Cubism in Havana

/ 2 June, 2015

(…)It was not until the Salón de Bellas Artes (Fine Arts Salon) in 1918 that, finally, there was an idea of what could be, in this case, the much-hackneyed futurism of which people generally talked combining it with cubism.

The Salon was the third and it was held in very favorable circumstances for the country. It was the beginning of the “fat years” and many artists came to the island attracted by its flourishing economic situation, and many were invited to take part in the event. One of them was North American Curtis Moffat, named “Moffat, the Cubist”1 by Social magazine. As time went by, he reached an exceptional place in the history of contemporary photography, but his presence in Cuba was in the prolegomena of his career as a painter. Born in Brooklyn, he had done his early studies on painting in New York and continued them, between 1913 and 1914, in the School of Fine Arts in Paris. In 1916, the date of his first exhibition in New York, he experimented with cubism and the work he brought to Cuba and exhibited in the already mentioned Salon belonged to this stage. It is interesting to know, as a curiosity, that Moffat, who in 1916 had married actress and poet Iris Tree, had his first son, Ivan, precisely in Havana, during this visit. In 1919 he returned to Paris, where he remained during the early 1920s, becoming involved with the main personalities of the literary and artistic avant-garde, particularly with those of the surrealist and Dadaist movements. During those years he began to seriously experiment with photography. That was the time of his collaboration with Man Ray, when many of the portraits made carried both of their signatures. From then on, he developed a surprising career in photography where, among other things, was a pioneer on setting out abstract compositions with the camera. Considered one of the most creative artists of North American art in the first decades of the 20th century, his photographic work was included in the famous MoMA exhibition Photography 1839-1937, and a large part of his photographic files is preserved in The Victoria and Albert Museum in London. Although his most important contributions are to be found in the area of photography, he also was a talented painter, promoter of modernist design in furniture and collector of Chinese and African objects.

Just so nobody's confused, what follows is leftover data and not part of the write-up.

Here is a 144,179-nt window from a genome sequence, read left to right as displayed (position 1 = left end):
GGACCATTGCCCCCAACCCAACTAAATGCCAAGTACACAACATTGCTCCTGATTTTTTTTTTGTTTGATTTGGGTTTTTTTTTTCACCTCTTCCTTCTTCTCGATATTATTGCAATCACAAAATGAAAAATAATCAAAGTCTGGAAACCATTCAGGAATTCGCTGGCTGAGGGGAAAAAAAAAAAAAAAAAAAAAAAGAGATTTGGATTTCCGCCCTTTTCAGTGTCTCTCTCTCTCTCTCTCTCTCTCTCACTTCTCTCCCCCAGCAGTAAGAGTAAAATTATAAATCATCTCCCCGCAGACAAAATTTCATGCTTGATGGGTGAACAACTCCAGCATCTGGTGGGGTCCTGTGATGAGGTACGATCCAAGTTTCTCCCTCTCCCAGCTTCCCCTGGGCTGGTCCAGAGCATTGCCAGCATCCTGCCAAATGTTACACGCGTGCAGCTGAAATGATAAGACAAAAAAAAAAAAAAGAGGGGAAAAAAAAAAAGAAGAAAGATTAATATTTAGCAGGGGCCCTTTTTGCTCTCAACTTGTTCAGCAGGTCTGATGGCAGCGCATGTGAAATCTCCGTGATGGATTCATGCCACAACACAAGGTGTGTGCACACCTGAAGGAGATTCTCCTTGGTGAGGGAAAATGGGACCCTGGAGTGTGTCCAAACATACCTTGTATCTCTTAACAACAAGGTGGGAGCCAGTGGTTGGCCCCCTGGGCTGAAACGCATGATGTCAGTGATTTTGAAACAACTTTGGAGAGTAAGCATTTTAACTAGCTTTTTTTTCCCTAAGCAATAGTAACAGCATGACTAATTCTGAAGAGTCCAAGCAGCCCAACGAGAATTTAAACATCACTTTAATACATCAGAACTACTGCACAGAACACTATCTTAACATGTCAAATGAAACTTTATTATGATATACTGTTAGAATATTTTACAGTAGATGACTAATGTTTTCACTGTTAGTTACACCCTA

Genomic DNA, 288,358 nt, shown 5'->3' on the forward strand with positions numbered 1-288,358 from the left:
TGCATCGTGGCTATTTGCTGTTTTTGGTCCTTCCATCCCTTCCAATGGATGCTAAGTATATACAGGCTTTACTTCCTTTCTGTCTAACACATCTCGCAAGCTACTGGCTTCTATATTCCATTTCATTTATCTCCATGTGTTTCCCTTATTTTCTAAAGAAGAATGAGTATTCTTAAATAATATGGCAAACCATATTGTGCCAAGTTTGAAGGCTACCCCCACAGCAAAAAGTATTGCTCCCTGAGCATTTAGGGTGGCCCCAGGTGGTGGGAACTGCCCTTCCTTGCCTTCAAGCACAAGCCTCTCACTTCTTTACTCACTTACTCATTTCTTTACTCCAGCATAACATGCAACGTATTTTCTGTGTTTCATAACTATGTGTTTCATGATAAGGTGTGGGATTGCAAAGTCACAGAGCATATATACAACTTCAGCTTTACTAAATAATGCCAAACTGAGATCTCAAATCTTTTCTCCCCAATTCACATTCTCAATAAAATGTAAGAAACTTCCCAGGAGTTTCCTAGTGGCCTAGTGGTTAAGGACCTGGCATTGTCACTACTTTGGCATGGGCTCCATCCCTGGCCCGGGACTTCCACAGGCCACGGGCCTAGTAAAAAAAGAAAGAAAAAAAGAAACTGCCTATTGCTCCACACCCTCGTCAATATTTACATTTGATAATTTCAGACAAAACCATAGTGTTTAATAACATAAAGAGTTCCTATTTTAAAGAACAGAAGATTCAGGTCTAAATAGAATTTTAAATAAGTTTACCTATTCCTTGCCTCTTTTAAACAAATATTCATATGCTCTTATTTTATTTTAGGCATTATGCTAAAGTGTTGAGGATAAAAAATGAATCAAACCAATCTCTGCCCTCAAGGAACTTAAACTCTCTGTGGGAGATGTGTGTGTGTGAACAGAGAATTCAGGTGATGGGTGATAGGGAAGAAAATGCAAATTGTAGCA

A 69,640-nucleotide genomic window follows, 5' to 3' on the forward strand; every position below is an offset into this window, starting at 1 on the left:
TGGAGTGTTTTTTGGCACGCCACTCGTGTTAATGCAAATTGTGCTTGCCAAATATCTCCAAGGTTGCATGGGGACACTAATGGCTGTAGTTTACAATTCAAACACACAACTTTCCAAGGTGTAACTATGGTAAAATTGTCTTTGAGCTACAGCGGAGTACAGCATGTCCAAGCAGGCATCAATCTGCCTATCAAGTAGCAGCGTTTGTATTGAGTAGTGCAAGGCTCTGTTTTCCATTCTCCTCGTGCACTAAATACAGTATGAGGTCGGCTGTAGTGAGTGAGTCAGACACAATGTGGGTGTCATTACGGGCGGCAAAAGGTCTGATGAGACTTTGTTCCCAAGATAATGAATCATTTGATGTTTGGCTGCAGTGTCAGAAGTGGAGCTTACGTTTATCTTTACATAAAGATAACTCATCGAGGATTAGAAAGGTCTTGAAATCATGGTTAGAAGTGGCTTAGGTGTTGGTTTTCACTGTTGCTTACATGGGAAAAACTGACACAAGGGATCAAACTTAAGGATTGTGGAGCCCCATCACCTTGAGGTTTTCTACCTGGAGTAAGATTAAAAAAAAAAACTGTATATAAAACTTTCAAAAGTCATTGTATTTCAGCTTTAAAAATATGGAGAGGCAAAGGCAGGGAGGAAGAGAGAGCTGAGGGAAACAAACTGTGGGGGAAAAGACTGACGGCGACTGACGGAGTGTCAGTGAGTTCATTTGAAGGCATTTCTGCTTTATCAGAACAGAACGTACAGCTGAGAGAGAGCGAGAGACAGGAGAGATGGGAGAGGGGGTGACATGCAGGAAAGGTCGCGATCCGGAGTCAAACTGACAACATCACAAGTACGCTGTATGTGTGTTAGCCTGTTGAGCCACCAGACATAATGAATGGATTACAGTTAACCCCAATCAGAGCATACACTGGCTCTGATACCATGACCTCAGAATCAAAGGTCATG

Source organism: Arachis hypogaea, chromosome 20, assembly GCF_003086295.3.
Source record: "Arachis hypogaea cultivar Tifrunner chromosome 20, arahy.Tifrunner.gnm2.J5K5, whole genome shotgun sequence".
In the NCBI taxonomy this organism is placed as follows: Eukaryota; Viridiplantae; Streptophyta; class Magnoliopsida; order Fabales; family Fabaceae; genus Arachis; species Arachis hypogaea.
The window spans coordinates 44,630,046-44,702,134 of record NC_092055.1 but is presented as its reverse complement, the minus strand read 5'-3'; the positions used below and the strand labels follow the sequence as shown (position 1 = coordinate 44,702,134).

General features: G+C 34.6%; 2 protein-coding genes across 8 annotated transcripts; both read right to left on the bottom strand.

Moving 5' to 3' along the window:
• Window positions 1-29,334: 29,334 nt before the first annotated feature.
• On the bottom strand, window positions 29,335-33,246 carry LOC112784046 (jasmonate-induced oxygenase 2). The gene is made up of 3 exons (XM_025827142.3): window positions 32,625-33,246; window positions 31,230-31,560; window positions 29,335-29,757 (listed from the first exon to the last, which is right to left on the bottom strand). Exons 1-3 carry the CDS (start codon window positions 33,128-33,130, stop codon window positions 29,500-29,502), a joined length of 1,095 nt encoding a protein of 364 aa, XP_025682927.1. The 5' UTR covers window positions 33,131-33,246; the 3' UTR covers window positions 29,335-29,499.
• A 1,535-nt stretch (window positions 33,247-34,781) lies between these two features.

He was in Havana right when he was excelling as an artist, and of his stay, unfortunately, very little is known. The works he exhibited in the Salon were identified in the catalogue with the following titles: Paisaje y figuras (Landscape and Figures), Proyecto decorativo(Decorative Project) and Entierro (Burial), of which no details were offered, unlike the one named Camposanto (Churchyard) which had the word “futurista” (futurist) as an appendix. With this information, of course, we can hardly speculate on the qualities and values of the paintings Moffat exhibited on the island, apart from the confusion created by recording one of them as futurist, while the comments on his works in the press insisted on their cubist nature.(…)

Unfortunately, there is no idea at all of how those paintings by Moffat were, but the holy word of Barros should have closed a discussion topic among Cubans that had not even been opened. When he said “Draw a veil of oblivion over these paintings by Mr. Curtiss Moffat,” that was what happened. In fact, there is a total void on this topic that was never mentioned again in the history of Fine Arts salons. If someone had the intention of seeing Moffat’s proposals with better eyes, he should have been questioned, called to follow the guidelines of the writer who recommended to everyone: “Look for spirituality, nobility and aesthetic poise in the other canvases in the Salon.”2

However, this was the first time that there was a visual testimony of modern painting in Cuba. (…)

  1. En Social, enero de 1918, p. 25.
  2. Barros, Bernardo G.: «El Salón de 1918», Revista de Bellas Artes, enero-marzo de 1918.

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